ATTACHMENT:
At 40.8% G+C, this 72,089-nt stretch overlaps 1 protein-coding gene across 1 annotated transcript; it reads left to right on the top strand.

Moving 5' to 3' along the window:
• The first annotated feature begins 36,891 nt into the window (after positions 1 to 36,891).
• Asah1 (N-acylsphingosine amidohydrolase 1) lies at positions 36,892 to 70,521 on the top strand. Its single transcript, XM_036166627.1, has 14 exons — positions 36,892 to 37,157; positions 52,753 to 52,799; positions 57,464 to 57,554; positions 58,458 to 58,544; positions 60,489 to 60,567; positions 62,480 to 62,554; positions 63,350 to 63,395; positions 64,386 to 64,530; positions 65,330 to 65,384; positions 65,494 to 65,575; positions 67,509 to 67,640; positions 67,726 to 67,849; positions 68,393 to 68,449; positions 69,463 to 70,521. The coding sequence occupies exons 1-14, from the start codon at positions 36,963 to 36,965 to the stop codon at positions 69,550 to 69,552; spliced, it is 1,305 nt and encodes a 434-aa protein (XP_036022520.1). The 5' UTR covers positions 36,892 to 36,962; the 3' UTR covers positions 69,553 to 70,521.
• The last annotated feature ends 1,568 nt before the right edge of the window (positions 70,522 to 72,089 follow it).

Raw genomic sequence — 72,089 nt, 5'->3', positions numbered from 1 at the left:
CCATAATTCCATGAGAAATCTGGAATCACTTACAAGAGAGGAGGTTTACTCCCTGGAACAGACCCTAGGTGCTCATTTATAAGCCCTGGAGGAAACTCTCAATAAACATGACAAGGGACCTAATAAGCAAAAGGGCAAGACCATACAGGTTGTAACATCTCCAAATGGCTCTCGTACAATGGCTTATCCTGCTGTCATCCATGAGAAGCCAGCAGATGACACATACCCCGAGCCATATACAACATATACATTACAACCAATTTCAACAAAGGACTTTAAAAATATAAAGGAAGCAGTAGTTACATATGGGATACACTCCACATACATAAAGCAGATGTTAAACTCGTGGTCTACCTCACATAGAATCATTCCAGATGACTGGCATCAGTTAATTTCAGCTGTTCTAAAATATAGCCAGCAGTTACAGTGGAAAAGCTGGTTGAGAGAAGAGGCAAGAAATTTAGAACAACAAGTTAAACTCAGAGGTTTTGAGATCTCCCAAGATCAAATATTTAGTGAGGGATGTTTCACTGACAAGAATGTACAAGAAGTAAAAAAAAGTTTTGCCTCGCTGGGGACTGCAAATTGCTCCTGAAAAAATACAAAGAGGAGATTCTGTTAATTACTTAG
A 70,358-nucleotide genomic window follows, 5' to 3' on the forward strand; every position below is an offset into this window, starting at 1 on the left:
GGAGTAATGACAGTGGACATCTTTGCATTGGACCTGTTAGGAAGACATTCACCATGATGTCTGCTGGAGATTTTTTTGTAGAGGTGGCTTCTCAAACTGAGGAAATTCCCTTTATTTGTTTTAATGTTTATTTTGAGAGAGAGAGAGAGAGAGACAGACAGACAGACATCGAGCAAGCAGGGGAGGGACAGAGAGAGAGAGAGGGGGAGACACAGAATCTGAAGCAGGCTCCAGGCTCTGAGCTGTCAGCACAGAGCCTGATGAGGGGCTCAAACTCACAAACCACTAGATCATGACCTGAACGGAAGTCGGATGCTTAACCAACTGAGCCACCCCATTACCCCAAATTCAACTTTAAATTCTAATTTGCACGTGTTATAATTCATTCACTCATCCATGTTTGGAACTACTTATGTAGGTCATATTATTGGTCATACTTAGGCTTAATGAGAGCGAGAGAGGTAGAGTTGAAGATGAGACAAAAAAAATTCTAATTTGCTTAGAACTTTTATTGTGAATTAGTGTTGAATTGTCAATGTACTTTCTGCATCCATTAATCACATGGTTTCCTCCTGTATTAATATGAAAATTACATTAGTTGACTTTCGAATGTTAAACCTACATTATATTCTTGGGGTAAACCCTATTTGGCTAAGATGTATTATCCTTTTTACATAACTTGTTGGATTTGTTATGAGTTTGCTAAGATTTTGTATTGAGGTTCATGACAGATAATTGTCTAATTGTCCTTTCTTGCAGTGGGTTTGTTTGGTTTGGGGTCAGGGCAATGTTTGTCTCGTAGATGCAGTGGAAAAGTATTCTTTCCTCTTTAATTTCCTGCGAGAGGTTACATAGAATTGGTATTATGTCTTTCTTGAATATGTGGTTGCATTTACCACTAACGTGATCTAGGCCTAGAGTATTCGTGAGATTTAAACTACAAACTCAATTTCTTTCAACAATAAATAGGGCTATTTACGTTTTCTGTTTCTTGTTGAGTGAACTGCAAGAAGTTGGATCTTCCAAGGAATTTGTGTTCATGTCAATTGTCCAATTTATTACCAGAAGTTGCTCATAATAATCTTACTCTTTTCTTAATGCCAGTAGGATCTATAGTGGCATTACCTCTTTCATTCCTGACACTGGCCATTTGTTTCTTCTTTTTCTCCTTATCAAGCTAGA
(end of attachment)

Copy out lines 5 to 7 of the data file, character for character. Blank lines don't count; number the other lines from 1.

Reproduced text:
• The last annotated feature ends 1,568 nt before the right edge of the window (positions 70,522 to 72,089 follow it).

Raw genomic sequence — 72,089 nt, 5'->3', positions numbered from 1 at the left:
CCATAATTCCATGAGAAATCTGGAATCACTTACAAGAGAGGAGGTTTACTCCCTGGAACAGACCCTAGGTGCTCATTTATAAGCCCTGGAGGAAACTCTCAATAAACATGACAAGGGACCTAATAAGCAAAAGGGCAAGACCATACAGGTTGTAACATCTCCAAATGGCTCTCGTACAATGGCTTATCCTGCTGTCATCCATGAGAAGCCAGCAGATGACACATACCCCGAGCCATATACAACATATACATTACAACCAATTTCAACAAAGGACTTTAAAAATATAAAGGAAGCAGTAGTTACATATGGGATACACTCCACATACATAAAGCAGATGTTAAACTCGTGGTCTACCTCACATAGAATCATTCCAGATGACTGGCATCAGTTAATTTCAGCTGTTCTAAAATATAGCCAGCAGTTACAGTGGAAAAGCTGGTTGAGAGAAGAGGCAAGAAATTTAGAACAACAAGTTAAACTCAGAGGTTTTGAGATCTCCCAAGATCAAATATTTAGTGAGGGATGTTTCACTGACAAGAATGTACAAGAAGTAAAAAAAAGTTTTGCCTCGCTGGGGACTGCAAATTGCTCCTGAAAAAATACAAAGAGGAGATTCTGTTAATTACTTAG